Category Archives: Climate Change

Natural Resources Canada GHG Calculator confirms Nova Scotia forest bioenergy schemes are worse than coal

Just under a year ago a Press Release from NSP (Nova Scotia Power) indicated NSP planned to increase the proportion of electricity derived from biomass to 7% of the total, up from 2.8% in 2015, while reducing use of fossil … Continue reading

Posted in Biomass, clearcuts, Climate Change, NSDNR, Show Us the Science | 1 Comment

From molecules and cells to trees, forests, and tall buildings made of wood

Of all of the existing and potential uses of forest products, use of wood in construction is seemingly the most compatible with using our forests and forest products to sequester carbon and building on the natural strengths of a species … Continue reading

Posted in Climate Change, Conservation, Ecosystem Services, Private Woodlots, Tree Harvests | Leave a comment

Comment Period NOT Expired (Update)

I had been waiting for the PTA (Pre-Treatment Assessment) for the planned cut of Crown Land Block HX060122 NE of Halifax since I requested it in early November which was within 5 days or so of when it was posted. … Continue reading

Posted in clearcuts, Climate Change, Show Us the Science | Leave a comment

Dale Prest: Open Up NS Cap & Trade to accommodate forest carbon capture

Dale Prest has highlighted a key change needed in Nova Scotia’s recently announced plan to adopt Cap and Trade: “Prest says the province needs to implement the right cap-and-trade system, one that openly trades with markets in Ontario, Quebec and … Continue reading

Posted in clearcuts, Climate Change, Conservation, Economics, Private Woodlots | Leave a comment

Intensive management needed on the few acres left…

In a letter to the Ed (CH, Nov 21, 2016), Earle Miller of Lower Onslow notes that “Protected areas in Nova Scotia account for 12 per cent of our forest; provincial and federal parks account for three per cent; 13 … Continue reading

Posted in clearcuts, Climate Change, Economics, Letters&Editorials | Leave a comment

Cap and Trade could provide major incentive NOT to clearcut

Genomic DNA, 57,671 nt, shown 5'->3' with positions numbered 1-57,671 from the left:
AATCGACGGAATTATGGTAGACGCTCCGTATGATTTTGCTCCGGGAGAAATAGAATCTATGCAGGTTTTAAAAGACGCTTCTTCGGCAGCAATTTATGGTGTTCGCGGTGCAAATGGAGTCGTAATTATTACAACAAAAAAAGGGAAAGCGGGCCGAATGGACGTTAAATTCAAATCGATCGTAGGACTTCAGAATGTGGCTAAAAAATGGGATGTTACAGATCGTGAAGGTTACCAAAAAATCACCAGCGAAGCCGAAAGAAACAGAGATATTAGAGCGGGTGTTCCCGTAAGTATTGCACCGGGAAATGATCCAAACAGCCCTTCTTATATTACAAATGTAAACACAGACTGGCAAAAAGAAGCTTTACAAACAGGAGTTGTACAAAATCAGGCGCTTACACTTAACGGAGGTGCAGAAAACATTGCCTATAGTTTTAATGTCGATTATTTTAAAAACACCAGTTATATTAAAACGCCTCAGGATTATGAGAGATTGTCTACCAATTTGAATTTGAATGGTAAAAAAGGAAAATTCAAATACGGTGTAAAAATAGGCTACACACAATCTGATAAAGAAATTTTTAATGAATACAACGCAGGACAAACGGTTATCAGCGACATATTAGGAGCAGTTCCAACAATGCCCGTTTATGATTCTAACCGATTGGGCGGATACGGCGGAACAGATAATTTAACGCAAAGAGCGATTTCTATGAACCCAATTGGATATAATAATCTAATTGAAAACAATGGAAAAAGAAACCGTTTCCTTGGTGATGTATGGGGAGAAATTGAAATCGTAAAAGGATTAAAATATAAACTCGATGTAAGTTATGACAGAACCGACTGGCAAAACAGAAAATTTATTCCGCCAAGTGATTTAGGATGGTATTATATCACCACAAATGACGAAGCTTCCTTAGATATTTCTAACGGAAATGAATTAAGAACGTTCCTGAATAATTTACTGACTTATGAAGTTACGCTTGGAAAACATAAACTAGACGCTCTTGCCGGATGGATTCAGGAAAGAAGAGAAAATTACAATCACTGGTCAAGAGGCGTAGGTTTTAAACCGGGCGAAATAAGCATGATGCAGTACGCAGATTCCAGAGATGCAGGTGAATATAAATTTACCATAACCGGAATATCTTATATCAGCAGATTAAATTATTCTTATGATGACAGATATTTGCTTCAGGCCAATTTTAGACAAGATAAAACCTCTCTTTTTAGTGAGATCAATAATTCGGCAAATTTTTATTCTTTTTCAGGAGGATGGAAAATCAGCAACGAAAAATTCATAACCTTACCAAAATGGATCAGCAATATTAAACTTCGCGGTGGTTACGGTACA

In the November newsletter of the Nova Scotia Woodlot Owners and Operators Association (NSWOOA), Dale Prest appeals to readers to urge the province to adopt a Cap and Trade system of carbon accounting. “Well-designed climate change policy would give forest … Continue reading

Posted in clearcuts, Climate Change, Conservation, Selection Harvest | Leave a comment

Council of Canadians asks: Is Biomass Energy Sustainable?

The Council of Canadians is sponsoring a panel discussion of a “Clear Cut Question”: Is Biomass Energy Sustainable? Panelists are Bob Bancroft, Richard Pearson and Mary Jane Rodgers. The discussion takes place Friday, November 18, 2016. 7-9 pm at the … Continue reading

Posted in Biomass, clearcuts, Climate Change | Leave a comment

Thanks – and no thanks – for grey skies on Thanksgiving Monday

It’s certainly the first time I have welcomed a really wet Thanksgiving Monday, but welcome it is. Patrick Duplessis, a PhD in Physics & Atmospheric Science at Dalhousie University tweets about weather and early today it reads “Big numbers for … Continue reading

Posted in Climate Change, Fire | Leave a comment

Nova Scotia Forests of the Anthropocene: More Youthful and Slender; Winners and Losers; Sunnier Soils Ahead

Donna Crossland will talk on this topic at a meeting of the Blomidon Field Naturalists on Monday, October 17, 2016 at Acadia University. View details. I attended an earlier version of this presentation at the Nature Nova Scotia 2016 Conference … Continue reading

Posted in clearcuts, Climate Change, Conservation, Fire, Natural History, Old Growth | Leave a comment

Climate change will be hard on balsam fir, black spruce

UNB prof. Charles Bourque is cited in a recent CBC report as predicting that “New Brunswick may see softwood species such as balsam fir and black spruce disappear from the province’s forests over the next 80 years or so.” Read … Continue reading

Posted in Climate Change, Natural History, NSDNR | Leave a comment